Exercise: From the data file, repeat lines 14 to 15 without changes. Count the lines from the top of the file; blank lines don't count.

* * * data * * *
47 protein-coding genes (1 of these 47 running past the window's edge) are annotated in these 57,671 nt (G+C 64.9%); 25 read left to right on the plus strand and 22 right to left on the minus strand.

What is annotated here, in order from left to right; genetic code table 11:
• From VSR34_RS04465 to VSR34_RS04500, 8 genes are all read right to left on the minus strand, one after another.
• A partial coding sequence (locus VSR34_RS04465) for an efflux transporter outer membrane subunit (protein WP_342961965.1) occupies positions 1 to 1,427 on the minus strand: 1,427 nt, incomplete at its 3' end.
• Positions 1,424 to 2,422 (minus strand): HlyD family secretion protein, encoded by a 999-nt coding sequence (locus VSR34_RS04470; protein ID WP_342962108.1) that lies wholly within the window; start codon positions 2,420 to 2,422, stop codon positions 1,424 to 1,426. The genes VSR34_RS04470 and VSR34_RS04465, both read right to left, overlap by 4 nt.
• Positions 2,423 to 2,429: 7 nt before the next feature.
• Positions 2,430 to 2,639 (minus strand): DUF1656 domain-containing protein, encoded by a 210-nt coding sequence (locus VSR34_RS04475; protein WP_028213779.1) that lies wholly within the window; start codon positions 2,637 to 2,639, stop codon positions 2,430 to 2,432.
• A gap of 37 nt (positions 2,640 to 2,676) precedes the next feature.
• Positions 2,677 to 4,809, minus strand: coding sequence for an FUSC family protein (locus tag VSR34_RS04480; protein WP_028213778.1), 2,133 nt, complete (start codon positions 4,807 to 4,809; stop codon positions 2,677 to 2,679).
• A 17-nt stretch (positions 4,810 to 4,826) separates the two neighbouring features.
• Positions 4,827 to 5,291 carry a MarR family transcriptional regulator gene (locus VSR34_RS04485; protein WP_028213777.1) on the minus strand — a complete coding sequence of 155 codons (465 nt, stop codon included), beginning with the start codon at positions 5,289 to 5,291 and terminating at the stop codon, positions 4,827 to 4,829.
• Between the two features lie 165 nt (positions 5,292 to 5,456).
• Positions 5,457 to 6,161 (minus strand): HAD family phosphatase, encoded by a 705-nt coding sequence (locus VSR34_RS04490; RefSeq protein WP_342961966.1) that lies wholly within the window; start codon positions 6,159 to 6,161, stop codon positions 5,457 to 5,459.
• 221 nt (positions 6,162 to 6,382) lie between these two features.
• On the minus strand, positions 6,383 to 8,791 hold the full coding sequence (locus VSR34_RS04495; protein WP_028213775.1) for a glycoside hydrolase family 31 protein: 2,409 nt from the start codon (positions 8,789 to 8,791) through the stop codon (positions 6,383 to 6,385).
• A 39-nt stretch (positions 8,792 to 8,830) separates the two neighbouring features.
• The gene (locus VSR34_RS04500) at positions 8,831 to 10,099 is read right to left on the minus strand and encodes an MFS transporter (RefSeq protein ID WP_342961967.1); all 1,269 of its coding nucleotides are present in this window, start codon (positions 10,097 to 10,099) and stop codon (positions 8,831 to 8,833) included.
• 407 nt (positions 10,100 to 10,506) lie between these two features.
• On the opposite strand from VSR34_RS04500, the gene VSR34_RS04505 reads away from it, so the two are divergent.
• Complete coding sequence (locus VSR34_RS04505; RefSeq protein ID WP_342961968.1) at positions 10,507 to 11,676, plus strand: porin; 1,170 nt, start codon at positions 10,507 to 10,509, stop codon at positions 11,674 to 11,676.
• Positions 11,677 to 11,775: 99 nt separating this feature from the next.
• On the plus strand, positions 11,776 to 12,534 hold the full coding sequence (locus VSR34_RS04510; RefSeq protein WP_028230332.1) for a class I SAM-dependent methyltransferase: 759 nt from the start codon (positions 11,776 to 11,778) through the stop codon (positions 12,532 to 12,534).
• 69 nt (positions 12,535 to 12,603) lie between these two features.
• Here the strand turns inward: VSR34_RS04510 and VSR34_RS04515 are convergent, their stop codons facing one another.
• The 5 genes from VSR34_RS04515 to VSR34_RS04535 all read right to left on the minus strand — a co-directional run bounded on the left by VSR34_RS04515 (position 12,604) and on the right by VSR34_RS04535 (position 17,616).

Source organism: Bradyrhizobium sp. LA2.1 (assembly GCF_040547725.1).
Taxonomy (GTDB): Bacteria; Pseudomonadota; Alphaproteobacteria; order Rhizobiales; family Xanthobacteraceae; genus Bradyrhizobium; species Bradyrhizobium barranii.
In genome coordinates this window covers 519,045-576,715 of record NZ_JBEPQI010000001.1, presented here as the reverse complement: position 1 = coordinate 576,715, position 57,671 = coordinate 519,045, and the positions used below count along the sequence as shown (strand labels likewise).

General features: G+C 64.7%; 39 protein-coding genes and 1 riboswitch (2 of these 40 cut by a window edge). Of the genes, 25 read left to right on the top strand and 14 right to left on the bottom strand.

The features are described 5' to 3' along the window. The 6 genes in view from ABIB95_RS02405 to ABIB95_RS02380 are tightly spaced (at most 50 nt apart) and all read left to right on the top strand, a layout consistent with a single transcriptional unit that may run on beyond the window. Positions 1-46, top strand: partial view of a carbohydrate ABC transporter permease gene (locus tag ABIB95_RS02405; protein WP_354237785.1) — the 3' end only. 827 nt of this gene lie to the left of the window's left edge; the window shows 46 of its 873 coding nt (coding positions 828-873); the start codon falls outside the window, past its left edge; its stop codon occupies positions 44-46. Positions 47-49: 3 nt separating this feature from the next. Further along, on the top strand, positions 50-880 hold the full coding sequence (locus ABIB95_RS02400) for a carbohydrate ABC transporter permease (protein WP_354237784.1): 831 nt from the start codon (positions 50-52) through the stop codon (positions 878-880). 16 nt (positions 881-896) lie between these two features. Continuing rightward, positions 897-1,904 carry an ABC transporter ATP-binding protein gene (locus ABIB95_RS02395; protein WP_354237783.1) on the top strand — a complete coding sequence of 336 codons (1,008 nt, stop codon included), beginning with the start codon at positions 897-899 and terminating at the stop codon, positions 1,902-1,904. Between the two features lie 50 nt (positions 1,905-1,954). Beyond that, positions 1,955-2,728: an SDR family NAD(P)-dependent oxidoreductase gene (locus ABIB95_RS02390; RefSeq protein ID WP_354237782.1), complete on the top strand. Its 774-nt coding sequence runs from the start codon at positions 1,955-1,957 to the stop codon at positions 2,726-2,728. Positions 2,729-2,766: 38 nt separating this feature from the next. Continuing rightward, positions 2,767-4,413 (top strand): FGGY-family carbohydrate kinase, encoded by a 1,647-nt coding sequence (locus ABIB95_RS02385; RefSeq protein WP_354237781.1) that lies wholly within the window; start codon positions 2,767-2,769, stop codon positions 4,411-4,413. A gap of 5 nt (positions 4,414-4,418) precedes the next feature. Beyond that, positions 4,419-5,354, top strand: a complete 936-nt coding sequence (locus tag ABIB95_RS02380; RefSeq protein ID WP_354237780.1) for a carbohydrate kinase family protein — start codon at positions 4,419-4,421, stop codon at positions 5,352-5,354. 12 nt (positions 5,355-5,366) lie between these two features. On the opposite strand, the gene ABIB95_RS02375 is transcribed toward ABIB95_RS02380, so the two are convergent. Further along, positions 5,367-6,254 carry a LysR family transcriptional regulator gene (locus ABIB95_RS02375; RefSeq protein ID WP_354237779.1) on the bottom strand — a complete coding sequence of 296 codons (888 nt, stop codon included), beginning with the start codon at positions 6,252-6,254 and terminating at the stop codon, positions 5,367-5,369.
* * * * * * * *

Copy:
• 221 nt (positions 6,162 to 6,382) lie between these two features.
• On the minus strand, positions 6,383 to 8,791 hold the full coding sequence (locus VSR34_RS04495; protein WP_028213775.1) for a glycoside hydrolase family 31 protein: 2,409 nt from the start codon (positions 8,789 to 8,791) through the stop codon (positions 6,383 to 6,385).